The international community is working together like never before to produce a coronavirus vaccine.
The 12-18 month timeline feels long, but it is actually condensing a 10-year process.
Around Jan 10 (2020), Chinese scientists developed and shared a full genetic sequence of SARS-CoV-2, the virus that causes Covid-19.
Several companies are using this information to develop vaccines that will contain a small amount of genetic code.
Certain cells in the body will take up this genetic information and produce elements of the virus, not enough to infect the person, but enough to trigger the immune system to respond.
DNA- or RNA-based vaccines are not made with a weakened or deactivated virus, nor elements of the virus, so they can be produced in the lab.
This approach is faster and more reliable than traditional vaccine processing, which uses virus grown in eggs or cell cultures.
For example, biotech company Moderna, in collaboration with the US National Institute of Allergy and Infectious Disease, developed the first Covid-19 vaccine in clinical trials, using a genetic platform called messenger RNA (mRNA).
It took only 42 days to move from vaccine design to human testing – an industry record.
While genetic platforms are promising and fast, there are currently no such vaccines approved for human use.
In addition to the many companies pursuing vaccines on this platform, other companies are exploring different vaccine approaches, such as using a deactivated version of the virus.
The benefit of developing and trying multiple potential vaccines is the increased chance that one of them will be approved for public use.
First, however, they must go through clinical trials.
While a Covid-19 vaccine is very much needed, a rush to market without appropriate testing could put healthy people at risk.
One area of risk is vaccine enhancement, meaning that the disease is more harmful to a vaccinated person.
The clinical trial process typically involves several phases and takes approximately ten years, but governments and industry are making efforts to expedite the process.
Phase I: A small study in healthy people that evaluates the vaccine for safety and immune response at different doses.
For Covid-19 trials, this is expected to take three months; typically, it takes one to two years.
Phase II: A randomised, double-blind, placebo-controlled study of hundreds of people that further evaluates safety, assesses efficacy, and informs optimal dose and vaccine schedule.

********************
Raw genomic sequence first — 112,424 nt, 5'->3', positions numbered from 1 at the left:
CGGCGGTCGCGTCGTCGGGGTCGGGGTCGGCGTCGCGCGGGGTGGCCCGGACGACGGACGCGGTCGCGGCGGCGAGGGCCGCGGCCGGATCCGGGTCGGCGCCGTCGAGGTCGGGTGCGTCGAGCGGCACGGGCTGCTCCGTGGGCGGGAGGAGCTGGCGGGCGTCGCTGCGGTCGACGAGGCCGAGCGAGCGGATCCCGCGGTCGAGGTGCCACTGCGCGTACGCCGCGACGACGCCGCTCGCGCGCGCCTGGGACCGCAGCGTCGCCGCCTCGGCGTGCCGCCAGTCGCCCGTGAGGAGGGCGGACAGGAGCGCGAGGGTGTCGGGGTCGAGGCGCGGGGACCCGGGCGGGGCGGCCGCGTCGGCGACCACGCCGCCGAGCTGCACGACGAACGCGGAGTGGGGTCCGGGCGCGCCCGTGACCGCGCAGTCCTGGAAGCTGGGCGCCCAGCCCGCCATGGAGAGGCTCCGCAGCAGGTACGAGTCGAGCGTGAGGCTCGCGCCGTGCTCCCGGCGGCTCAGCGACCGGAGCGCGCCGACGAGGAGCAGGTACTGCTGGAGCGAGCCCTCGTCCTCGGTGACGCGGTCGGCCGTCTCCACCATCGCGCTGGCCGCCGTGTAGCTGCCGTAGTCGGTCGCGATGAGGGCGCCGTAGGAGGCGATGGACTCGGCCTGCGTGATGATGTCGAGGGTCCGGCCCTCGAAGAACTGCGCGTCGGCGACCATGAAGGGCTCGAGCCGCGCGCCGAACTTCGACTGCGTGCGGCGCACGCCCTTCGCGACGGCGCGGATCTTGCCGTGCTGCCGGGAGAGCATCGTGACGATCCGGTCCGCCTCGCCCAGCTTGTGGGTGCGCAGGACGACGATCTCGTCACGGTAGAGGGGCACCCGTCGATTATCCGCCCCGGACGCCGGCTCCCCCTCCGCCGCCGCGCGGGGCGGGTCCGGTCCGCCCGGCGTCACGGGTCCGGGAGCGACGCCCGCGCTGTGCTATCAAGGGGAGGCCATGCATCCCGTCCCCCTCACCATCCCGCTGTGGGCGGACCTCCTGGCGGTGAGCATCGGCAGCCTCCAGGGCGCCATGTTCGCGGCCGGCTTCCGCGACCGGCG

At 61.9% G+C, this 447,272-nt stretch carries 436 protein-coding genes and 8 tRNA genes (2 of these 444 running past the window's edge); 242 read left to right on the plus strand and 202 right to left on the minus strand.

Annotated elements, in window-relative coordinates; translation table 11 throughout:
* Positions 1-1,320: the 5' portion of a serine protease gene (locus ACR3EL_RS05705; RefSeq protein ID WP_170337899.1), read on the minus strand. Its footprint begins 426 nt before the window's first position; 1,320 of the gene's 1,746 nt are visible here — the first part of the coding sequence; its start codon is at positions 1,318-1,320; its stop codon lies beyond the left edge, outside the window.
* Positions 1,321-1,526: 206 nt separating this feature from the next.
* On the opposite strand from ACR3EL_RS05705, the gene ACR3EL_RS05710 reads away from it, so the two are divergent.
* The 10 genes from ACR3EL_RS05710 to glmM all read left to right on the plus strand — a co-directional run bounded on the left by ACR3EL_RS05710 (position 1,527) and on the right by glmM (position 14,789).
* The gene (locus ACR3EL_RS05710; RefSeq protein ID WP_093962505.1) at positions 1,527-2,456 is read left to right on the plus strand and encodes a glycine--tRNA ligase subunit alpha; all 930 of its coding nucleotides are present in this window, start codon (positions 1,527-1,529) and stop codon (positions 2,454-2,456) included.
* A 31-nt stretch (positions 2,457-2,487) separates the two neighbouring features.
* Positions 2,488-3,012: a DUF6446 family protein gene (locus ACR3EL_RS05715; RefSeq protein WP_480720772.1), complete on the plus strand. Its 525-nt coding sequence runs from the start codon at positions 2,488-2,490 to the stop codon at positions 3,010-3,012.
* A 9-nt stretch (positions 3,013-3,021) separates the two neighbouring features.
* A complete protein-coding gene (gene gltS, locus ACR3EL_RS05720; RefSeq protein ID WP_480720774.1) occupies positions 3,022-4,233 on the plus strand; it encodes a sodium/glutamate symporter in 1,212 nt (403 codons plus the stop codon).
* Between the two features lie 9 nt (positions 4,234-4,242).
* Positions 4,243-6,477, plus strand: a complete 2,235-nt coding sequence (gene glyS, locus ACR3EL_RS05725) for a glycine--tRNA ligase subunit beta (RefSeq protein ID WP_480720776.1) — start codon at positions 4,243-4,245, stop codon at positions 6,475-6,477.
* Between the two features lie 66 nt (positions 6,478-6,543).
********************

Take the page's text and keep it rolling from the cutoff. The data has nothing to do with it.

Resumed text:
For Covid-19 trials, this is expected to take eight months; typically, it takes two to three years.
Phase III: A randomised, double-blind, placebo-controlled study of thousands of people that evaluates safety and efficacy.
For Covid-19 trials, this may be combined with Phase II; typically, it takes another two to four years.
Regulatory review: The governmental body that approves new vaccines reviews the trial data and other information in the licensing application.
This typically takes one to two years, but is likely to be expedited to take only a few months.
Phase IV: Post-approval studies that monitor effectiveness in real world conditions.
This is likely to go on as usual.
If manufacturing begins during the trials, then a vaccine will be available to the public straight away upon approval.
To mitigate this risk and encourage manufacturing, governments, industry and international organisations are working together.
CEPI, the Coalition for Epidemic Preparedness Innovations, made an urgent call for US$2bil (RM8.66bil) in funding to support vaccine development, trials and enhanced manufacturing capacity.
Biotech company Gingko Bioworks has committed capacity to manufacturing DNA- or RNA-based vaccines.
Government officials are discussing funding support as well.
The innovative and cooperative approach taken for this vaccine could change how scientists develop future ones.
This could make discovery faster, production more reliable and vaccines potentially more cost-effective.
Elissa Prichep is the Precision Medicine lead at the World Economic Forum.